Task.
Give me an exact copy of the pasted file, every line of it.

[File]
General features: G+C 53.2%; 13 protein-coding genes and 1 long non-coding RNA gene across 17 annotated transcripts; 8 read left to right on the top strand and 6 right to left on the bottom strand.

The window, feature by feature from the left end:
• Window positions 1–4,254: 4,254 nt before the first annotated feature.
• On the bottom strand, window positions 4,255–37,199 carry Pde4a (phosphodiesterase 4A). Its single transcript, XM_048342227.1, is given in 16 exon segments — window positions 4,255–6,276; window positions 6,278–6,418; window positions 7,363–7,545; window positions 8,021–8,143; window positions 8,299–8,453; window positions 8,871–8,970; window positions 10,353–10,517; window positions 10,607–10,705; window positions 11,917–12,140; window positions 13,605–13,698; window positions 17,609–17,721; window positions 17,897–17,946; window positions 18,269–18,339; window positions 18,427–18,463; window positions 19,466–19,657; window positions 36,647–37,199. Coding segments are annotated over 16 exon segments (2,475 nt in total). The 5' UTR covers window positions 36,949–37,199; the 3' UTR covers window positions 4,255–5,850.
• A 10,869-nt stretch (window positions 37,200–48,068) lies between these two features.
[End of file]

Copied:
General features: G+C 53.2%; 13 protein-coding genes and 1 long non-coding RNA gene across 17 annotated transcripts; 8 read left to right on the top strand and 6 right to left on the bottom strand.

The window, feature by feature from the left end:
• Window positions 1–4,254: 4,254 nt before the first annotated feature.
• On the bottom strand, window positions 4,255–37,199 carry Pde4a (phosphodiesterase 4A). Its single transcript, XM_048342227.1, is given in 16 exon segments — window positions 4,255–6,276; window positions 6,278–6,418; window positions 7,363–7,545; window positions 8,021–8,143; window positions 8,299–8,453; window positions 8,871–8,970; window positions 10,353–10,517; window positions 10,607–10,705; window positions 11,917–12,140; window positions 13,605–13,698; window positions 17,609–17,721; window positions 17,897–17,946; window positions 18,269–18,339; window positions 18,427–18,463; window positions 19,466–19,657; window positions 36,647–37,199. Coding segments are annotated over 16 exon segments (2,475 nt in total). The 5' UTR covers window positions 36,949–37,199; the 3' UTR covers window positions 4,255–5,850.
• A 10,869-nt stretch (window positions 37,200–48,068) lies between these two features.